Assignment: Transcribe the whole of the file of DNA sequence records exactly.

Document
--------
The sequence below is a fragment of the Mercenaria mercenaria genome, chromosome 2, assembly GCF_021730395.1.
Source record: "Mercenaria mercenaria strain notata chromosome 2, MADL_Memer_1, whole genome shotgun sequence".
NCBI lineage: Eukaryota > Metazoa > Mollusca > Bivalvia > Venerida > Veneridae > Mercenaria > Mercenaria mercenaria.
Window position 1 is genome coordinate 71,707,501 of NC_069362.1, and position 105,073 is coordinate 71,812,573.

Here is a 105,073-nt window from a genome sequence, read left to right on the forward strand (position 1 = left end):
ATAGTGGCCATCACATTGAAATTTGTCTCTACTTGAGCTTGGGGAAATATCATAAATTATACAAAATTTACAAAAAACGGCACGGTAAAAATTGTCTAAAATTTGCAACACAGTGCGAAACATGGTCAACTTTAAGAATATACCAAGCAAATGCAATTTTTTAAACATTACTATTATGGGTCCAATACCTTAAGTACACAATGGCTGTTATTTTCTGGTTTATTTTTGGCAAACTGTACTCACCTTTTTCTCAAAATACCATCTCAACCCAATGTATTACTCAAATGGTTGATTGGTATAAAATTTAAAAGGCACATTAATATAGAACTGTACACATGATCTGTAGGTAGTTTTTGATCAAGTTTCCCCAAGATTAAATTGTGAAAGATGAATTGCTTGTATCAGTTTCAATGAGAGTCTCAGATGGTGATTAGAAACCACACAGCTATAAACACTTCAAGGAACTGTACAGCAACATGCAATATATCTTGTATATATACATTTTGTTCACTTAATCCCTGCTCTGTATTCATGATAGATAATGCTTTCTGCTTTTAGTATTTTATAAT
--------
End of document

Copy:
The sequence below is a fragment of the Mercenaria mercenaria genome, chromosome 2, assembly GCF_021730395.1.
Source record: "Mercenaria mercenaria strain notata chromosome 2, MADL_Memer_1, whole genome shotgun sequence".
NCBI lineage: Eukaryota > Metazoa > Mollusca > Bivalvia > Venerida > Veneridae > Mercenaria > Mercenaria mercenaria.
Window position 1 is genome coordinate 71,707,501 of NC_069362.1, and position 105,073 is coordinate 71,812,573.

Here is a 105,073-nt window from a genome sequence, read left to right on the forward strand (position 1 = left end):
ATAGTGGCCATCACATTGAAATTTGTCTCTACTTGAGCTTGGGGAAATATCATAAATTATACAAAATTTACAAAAAACGGCACGGTAAAAATTGTCTAAAATTTGCAACACAGTGCGAAACATGGTCAACTTTAAGAATATACCAAGCAAATGCAATTTTTTAAACATTACTATTATGGGTCCAATACCTTAAGTACACAATGGCTGTTATTTTCTGGTTTATTTTTGGCAAACTGTACTCACCTTTTTCTCAAAATACCATCTCAACCCAATGTATTACTCAAATGGTTGATTGGTATAAAATTTAAAAGGCACATTAATATAGAACTGTACACATGATCTGTAGGTAGTTTTTGATCAAGTTTCCCCAAGATTAAATTGTGAAAGATGAATTGCTTGTATCAGTTTCAATGAGAGTCTCAGATGGTGATTAGAAACCACACAGCTATAAACACTTCAAGGAACTGTACAGCAACATGCAATATATCTTGTATATATACATTTTGTTCACTTAATCCCTGCTCTGTATTCATGATAGATAATGCTTTCTGCTTTTAGTATTTTATAAT